Groups affiliated with and to some degree directed by Iran — mostly Hezbollah in southern Lebanon and militant groups in Syria and Iraq — have engaged with both Israel and the US over the years, with Hezbollah trading rocket fire with Israel over the southern Lebanese border and Syrian and Iraqi militias targeting US military installations in those countries.

A new and different phase of hostilities began after the April 1 assassination of Zahedi and six other IRGC personnel in Damascus.

Zahedi had been an important leader in the Quds Force, which oversees the Iranian military’s coordination with Hezbollah, Syrian and Iraqi militias, the Houthis in Yemen, and Hamas in Gaza. Israel has targeted high-level Iranian officials before, but this attack was on an Iranian diplomatic site in the Syrian capital, which is supposed to be protected territory.

Iran launched its retaliatory attack last week, sending more than 300 drones and missiles toward sites in the Golan Heights and the Negev Desert, where a major Israeli air base and nuclear research facility are located.

That attack failed to do significant damage — US and UK air defenses, as well as the Israeli missile defense system and Jordanian forces, took out the vast majority of the projectiles. But it was notable for its scale and directness. Vaez told Vox last week, “The Iranians concluded that the risk of not responding outweighed the risk of responding.”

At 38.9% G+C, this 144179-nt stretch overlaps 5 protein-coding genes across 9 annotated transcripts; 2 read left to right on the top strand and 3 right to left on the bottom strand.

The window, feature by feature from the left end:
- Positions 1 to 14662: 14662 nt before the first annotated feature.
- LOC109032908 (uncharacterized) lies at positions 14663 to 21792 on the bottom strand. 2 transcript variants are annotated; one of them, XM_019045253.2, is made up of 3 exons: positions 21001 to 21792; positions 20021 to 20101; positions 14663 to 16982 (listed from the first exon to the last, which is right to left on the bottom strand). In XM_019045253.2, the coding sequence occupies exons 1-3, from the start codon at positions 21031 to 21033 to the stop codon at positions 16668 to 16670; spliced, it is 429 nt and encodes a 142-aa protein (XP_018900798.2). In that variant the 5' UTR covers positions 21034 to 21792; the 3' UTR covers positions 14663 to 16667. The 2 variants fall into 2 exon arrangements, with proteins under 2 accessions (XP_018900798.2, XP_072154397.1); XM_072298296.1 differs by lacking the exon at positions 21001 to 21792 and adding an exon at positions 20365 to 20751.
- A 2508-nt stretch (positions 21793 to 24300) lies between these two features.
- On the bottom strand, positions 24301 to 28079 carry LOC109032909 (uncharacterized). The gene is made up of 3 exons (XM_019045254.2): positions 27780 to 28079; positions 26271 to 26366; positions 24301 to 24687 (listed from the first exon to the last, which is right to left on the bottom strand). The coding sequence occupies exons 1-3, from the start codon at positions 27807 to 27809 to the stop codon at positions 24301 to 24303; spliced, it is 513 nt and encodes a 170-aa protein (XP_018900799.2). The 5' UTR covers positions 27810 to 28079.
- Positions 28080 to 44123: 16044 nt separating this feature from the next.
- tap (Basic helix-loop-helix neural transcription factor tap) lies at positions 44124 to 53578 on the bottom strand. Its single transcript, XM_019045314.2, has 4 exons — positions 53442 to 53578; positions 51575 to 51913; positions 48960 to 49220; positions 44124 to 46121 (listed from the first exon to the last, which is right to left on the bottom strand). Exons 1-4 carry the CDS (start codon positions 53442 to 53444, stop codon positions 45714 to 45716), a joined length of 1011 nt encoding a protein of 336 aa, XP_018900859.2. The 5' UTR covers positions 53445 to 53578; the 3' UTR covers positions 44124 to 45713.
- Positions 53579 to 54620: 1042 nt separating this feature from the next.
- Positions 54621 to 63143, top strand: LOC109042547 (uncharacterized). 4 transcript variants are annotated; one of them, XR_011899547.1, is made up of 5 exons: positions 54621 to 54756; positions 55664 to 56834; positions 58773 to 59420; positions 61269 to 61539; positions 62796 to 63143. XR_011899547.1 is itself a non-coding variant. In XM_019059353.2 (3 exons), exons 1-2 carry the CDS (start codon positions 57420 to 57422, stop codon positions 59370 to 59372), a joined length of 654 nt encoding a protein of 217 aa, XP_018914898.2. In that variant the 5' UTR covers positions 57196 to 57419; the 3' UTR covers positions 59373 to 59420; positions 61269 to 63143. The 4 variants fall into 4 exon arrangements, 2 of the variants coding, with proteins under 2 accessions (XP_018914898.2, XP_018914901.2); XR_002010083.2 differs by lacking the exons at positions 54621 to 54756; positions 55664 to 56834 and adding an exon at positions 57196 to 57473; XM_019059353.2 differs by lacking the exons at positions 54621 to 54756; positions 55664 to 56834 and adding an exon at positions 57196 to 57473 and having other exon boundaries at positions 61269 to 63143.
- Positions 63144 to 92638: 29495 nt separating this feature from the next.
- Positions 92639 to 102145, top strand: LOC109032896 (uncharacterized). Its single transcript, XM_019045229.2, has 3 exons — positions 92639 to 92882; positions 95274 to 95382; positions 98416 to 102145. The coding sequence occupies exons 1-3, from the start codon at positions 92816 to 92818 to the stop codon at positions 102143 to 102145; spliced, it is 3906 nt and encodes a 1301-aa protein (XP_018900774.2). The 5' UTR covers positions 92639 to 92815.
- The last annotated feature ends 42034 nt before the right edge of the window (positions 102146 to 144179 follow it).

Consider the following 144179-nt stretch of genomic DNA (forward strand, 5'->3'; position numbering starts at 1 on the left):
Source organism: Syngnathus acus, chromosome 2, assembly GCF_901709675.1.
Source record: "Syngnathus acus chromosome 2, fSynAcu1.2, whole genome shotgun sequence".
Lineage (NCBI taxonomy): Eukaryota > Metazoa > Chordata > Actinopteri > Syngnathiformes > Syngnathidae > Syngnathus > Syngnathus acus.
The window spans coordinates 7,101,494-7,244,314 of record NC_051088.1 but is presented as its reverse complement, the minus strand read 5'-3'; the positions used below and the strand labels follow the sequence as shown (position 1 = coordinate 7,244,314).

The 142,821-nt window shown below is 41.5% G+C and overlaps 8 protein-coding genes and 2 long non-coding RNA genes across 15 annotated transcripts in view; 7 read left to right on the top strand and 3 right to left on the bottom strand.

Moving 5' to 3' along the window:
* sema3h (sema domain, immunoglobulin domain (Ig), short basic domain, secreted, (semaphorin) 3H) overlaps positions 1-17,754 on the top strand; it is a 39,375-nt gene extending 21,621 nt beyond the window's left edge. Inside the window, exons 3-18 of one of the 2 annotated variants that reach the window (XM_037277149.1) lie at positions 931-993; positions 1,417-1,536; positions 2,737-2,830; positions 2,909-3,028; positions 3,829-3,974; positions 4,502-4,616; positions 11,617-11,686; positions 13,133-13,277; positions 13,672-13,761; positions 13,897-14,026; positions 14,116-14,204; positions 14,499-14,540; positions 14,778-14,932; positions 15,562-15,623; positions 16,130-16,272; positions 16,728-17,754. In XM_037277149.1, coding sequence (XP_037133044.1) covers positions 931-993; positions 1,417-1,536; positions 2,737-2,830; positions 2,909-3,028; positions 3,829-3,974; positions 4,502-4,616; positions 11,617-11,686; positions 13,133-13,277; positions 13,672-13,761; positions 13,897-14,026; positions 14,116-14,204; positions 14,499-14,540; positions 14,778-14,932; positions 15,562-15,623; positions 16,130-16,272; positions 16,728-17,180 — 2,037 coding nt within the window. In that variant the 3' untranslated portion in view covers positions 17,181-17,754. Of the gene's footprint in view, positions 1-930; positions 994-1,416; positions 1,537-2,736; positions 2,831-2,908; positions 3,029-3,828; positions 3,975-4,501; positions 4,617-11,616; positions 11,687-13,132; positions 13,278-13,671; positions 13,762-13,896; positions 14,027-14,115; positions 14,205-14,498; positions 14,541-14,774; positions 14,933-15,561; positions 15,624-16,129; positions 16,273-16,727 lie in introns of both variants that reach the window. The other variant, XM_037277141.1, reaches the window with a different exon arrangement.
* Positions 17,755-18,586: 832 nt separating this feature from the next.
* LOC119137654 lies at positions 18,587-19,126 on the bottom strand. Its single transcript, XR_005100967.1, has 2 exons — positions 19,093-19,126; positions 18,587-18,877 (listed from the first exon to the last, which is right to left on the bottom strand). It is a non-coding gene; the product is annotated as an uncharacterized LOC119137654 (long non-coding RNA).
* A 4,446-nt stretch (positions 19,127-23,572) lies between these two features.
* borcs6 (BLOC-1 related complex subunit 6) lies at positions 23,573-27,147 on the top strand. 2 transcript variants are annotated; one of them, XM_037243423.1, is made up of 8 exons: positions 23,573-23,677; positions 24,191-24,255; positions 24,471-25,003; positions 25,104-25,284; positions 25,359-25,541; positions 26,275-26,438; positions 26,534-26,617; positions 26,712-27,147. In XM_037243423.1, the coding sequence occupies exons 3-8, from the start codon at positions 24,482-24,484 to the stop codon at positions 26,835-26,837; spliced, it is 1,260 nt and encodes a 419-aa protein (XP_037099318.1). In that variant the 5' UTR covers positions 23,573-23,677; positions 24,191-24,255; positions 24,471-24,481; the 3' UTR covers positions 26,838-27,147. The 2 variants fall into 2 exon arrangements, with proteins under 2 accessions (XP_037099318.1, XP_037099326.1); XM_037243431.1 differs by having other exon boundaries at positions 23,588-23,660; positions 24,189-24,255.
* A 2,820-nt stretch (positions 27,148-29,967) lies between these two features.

Hardliners within the Iranian government — a group Iran’s leaders are heavily dependent on amid weakening public support for the government — had publicly criticized the lack of response to multiple previous assassinations and escalatory actions attributed to Israel. With respect to Israel’s latest attack, however, it seems as though there’s no immediate response planned on Iran’s part. Iranian official sources refused to even pin the attacks on Israel in an interview with Reuters.

What happens now?

Iran cannot afford a full-on war with Israel and the US — and it certainly couldn’t win one.

“From what I’ve seen, Israel was trying to send a message without escalating,” Jon Alterman, Middle East director at the Center for Strategic and International Studies, told Vox. “And the message was, ‘You might be able to throw 300 missiles and drones at Israel, but we can shoot them all down, and we can penetrate all your air defenses, including some of your most sophisticated ones — and there’s nothing you can do about it.’”

But even if Iran doesn’t decide to retaliate and escalate, the overall bar for this conflict is now set higher. Cyberattacks and assassinations are no longer the status quo; drone attacks might be. “We’ve crossed the line of direct attacks on each other’s territory but not consequential attacks on each other’s territory,” Alterman said.

The increase in hostilities also increases the risk of miscalculation and misinterpretation, especially since Iran doesn’t have diplomatic ties with Israel or the US; those conversations go through intermediaries such as Oman, Qatar, and Switzerland.

Though the US has cautioned Israel that it would not engage in any response to last weekend’s attacks and has reportedly been insistent that any retaliation be measured and proportional, that’s different from using meaningful leverage to encourage Israel to de-escalate, Brian Finucane, senior adviser to the US program at the International Crisis Group, said.

“If the US is interested in de-escalating and preventing a wider war — which it has said since October — then it needs to factor in not just deterring adversaries, but reining in its partners.”